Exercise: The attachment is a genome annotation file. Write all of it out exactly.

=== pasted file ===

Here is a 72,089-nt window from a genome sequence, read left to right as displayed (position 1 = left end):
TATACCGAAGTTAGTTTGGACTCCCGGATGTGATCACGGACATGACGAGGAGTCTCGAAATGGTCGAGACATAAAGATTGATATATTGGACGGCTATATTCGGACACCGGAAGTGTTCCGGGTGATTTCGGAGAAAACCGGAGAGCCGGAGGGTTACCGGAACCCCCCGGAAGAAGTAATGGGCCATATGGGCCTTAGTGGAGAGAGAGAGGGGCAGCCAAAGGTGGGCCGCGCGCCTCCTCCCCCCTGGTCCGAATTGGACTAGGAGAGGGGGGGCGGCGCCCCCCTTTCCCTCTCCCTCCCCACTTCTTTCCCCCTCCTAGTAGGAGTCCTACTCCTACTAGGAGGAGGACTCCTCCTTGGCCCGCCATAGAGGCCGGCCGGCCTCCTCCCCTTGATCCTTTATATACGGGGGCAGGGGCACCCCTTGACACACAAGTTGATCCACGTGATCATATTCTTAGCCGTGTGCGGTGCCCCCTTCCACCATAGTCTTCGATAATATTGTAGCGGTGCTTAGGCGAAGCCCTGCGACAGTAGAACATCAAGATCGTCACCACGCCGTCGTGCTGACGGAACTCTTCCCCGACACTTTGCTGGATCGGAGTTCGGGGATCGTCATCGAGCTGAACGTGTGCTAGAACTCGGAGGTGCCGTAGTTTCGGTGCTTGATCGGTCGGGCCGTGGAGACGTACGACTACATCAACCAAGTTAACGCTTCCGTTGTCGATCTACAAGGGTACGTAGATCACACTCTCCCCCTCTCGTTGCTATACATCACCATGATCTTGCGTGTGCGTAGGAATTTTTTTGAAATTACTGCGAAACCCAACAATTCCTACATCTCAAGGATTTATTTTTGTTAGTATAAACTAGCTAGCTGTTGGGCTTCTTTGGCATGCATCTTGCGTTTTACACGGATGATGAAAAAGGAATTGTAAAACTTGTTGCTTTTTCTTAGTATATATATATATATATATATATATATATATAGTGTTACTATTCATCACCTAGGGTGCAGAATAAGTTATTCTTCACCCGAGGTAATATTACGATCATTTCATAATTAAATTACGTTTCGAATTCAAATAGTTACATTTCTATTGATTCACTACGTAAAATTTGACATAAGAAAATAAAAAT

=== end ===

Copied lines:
Here is a 72,089-nt window from a genome sequence, read left to right as displayed (position 1 = left end):
TATACCGAAGTTAGTTTGGACTCCCGGATGTGATCACGGACATGACGAGGAGTCTCGAAATGGTCGAGACATAAAGATTGATATATTGGACGGCTATATTCGGACACCGGAAGTGTTCCGGGTGATTTCGGAGAAAACCGGAGAGCCGGAGGGTTACCGGAACCCCCCGGAAGAAGTAATGGGCCATATGGGCCTTAGTGGAGAGAGAGAGGGGCAGCCAAAGGTGGGCCGCGCGCCTCCTCCCCCCTGGTCCGAATTGGACTAGGAGAGGGGGGGCGGCGCCCCCCTTTCCCTCTCCCTCCCCACTTCTTTCCCCCTCCTAGTAGGAGTCCTACTCCTACTAGGAGGAGGACTCCTCCTTGGCCCGCCATAGAGGCCGGCCGGCCTCCTCCCCTTGATCCTTTATATACGGGGGCAGGGGCACCCCTTGACACACAAGTTGATCCACGTGATCATATTCTTAGCCGTGTGCGGTGCCCCCTTCCACCATAGTCTTCGATAATATTGTAGCGGTGCTTAGGCGAAGCCCTGCGACAGTAGAACATCAAGATCGTCACCACGCCGTCGTGCTGACGGAACTCTTCCCCGACACTTTGCTGGATCGGAGTTCGGGGATCGTCATCGAGCTGAACGTGTGCTAGAACTCGGAGGTGCCGTAGTTTCGGTGCTTGATCGGTCGGGCCGTGGAGACGTACGACTACATCAACCAAGTTAACGCTTCCGTTGTCGATCTACAAGGGTACGTAGATCACACTCTCCCCCTCTCGTTGCTATACATCACCATGATCTTGCGTGTGCGTAGGAATTTTTTTGAAATTACTGCGAAACCCAACAATTCCTACATCTCAAGGATTTATTTTTGTTAGTATAAACTAGCTAGCTGTTGGGCTTCTTTGGCATGCATCTTGCGTTTTACACGGATGATGAAAAAGGAATTGTAAAACTTGTTGCTTTTTCTTAGTATATATATATATATATATATATATATATATAGTGTTACTATTCATCACCTAGGGTGCAGAATAAGTTATTCTTCACCCGAGGTAATATTACGATCATTTCATAATTAAATTACGTTTCGAATTCAAATAGTTACATTTCTATTGATTCACTACGTAAAATTTGACATAAGAAAATAAAAAT